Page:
Tough German Stance on Tax Evasion Brings Tensions with Switzerland, Other Neighbors

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Of all the European Union member states, Germany has taken the toughest stance against tax evaders.

German officials have called on the bloc to adopt a strict policy

that would pressure Switzerland, Luxembourg and Liechtenstein to give up their banking secrecy systems.

Berlin’s position led to serious tensions with Switzerland earlier this year.

The Swiss authorities were furious after Wolfgang Schäuble, the German finance minister, agreed in February to pay a Swiss bank employee 2.5 million euros ($3.2 million)

for a CD that was said to contain the names of 1,500 Germans with Swiss bank accounts who might have evaded taxes in their own country.

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The German authorities also bought a disc containing information on thousands of clients of UBS and Credit Suisse that was offered to the state of Baden-Württemberg in February.

A former finance minister, Peer Steinbrück, also had no qualms about paying for information on German taxpayers with accounts in Liechtenstein, Switzerland and Luxembourg.

In this context, Credit Suisse’s offices in Germany were searched this month as part of an investigation into

accusations that its employees might have helped clients evade taxes, prosecutors in Düsseldorf said.

About 150 police officers, prosecutors and tax inspectors searched all 13 Credit Suisse offices and branches in Germany,

said Johannes Mocken, a spokesman for the prosecutor’s office.

Mr. Mocken said it would take weeks to sift through the files that were seized.

The searches were prompted by data contained on a compact disc the authorities recently purchased from an informant, Mr. Mocken said.

He said the authorities were looking into the accounts of 1,100 customers of Credit Suisse.

UBS, the largest Swiss bank, avoided prosecution in the United States last year after admitting that it had helped clients evade taxes from 2000 to 2007.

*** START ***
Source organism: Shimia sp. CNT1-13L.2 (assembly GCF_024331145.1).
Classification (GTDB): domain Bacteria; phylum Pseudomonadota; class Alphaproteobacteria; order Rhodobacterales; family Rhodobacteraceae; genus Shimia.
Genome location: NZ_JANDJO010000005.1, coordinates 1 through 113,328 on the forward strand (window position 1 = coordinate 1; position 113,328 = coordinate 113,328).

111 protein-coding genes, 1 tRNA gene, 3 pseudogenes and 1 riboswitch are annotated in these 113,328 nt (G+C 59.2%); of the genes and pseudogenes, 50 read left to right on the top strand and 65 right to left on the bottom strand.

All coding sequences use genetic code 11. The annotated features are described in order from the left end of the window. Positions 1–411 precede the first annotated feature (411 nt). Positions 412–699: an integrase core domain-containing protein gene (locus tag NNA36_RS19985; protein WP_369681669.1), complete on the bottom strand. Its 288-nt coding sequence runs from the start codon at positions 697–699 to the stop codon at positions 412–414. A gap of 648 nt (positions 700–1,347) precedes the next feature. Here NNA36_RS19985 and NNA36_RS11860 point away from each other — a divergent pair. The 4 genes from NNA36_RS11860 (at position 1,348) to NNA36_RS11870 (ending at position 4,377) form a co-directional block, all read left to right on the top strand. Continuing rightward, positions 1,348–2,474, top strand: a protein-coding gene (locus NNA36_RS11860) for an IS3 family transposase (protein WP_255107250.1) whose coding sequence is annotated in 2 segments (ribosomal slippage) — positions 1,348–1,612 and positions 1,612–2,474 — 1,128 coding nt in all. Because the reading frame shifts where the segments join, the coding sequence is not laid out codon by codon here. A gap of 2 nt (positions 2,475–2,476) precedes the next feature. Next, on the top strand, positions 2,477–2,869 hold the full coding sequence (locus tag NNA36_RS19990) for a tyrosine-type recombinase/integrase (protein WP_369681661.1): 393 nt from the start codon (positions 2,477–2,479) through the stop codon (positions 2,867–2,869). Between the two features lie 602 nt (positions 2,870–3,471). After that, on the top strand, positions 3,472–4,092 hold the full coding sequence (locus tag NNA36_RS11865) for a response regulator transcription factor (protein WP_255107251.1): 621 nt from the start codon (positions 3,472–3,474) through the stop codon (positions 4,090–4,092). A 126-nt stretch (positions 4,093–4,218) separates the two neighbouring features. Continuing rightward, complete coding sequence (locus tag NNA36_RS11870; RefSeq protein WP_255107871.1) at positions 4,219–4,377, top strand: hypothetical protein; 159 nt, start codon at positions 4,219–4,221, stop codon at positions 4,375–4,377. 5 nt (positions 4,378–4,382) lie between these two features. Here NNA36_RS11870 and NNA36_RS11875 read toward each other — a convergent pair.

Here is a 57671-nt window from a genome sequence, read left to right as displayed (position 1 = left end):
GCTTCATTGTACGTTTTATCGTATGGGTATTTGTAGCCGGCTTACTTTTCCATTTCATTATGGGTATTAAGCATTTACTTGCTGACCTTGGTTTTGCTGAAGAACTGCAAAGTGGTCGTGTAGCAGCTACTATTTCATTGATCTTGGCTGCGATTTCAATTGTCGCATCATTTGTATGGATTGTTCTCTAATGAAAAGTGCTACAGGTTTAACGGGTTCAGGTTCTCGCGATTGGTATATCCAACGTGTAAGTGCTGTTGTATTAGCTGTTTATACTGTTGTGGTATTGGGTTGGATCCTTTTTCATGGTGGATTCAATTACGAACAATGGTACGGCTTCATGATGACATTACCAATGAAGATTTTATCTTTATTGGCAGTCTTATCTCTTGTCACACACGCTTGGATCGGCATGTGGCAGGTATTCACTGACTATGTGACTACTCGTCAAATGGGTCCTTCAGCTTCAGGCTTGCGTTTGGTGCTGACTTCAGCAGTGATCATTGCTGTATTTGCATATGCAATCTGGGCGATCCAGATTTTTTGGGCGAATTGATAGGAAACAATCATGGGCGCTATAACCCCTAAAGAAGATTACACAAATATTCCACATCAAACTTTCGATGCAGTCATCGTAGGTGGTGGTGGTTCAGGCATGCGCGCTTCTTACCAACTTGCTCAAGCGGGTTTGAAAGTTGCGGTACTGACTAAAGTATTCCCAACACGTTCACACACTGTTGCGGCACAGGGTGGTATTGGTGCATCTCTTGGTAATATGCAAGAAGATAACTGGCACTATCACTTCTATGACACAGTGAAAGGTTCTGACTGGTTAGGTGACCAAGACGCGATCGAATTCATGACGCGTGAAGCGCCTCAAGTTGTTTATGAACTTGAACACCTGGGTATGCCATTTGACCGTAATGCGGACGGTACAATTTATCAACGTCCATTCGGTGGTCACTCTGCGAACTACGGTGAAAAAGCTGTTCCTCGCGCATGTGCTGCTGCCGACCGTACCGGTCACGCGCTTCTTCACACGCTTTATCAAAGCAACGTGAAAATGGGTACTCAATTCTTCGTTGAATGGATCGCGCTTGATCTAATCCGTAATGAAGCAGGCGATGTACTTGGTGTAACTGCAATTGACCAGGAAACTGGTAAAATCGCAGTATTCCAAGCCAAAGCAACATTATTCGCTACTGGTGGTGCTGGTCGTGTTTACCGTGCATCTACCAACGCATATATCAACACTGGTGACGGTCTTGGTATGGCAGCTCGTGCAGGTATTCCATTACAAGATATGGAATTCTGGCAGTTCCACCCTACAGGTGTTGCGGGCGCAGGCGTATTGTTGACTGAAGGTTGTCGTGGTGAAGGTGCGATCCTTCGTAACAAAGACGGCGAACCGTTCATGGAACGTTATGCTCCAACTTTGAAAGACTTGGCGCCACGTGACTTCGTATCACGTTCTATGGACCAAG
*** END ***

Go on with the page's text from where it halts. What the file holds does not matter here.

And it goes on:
It paid a $780 million fine and agreed to disclose the account details of more than 4,700 clients. 

In 2008, Germany purchased data on potential tax evaders from a banker in Liechtenstein.

That caused a diplomatic furor with the Liechtenstein authorities over the stolen data.

One tax evader uncovered by the German investigations was Klaus Zumwinkel,

who was forced to resign as chairman of Deutsche Post as a result.

He was given a suspended sentence and fined 1 million euros for evading that amount of taxes by using a trust in Liechtenstein.

Some German politicians have challenged the way the government has obtained the information.

The Free Democrats, partners in Chancellor Angela Merkel’s coalition government, have said they are uneasy about buying stolen data.

By buying the information, party officials say, the government benefits from a crime, and may encourage more people to steal information.

Last January, a German real estate broker, Elmar Bernhard Schulte, was awarded 7.3 million euros in damages by a Liechtenstein court, according to this article in the New York Times.

Mr. Schulte’s account details were on a disc of data stolen by an employee of a Liechtenstein bank and sold to the German finance ministry in 2008.

Mr. Schulte argued that the bank should have warned him that his account information had been stolen, so he could have settled with the German authorities.

Instead, a German court found Mr. Schulte guilty of tax evasion and fined him 7.5 million euros.

“Credit Suisse is working in close cooperation with the relevant local authorities,” said Marc Dosch, a spokesman for Credit Suisse in Zurich.

“As this concerns an ongoing investigation, we can provide no other comment.”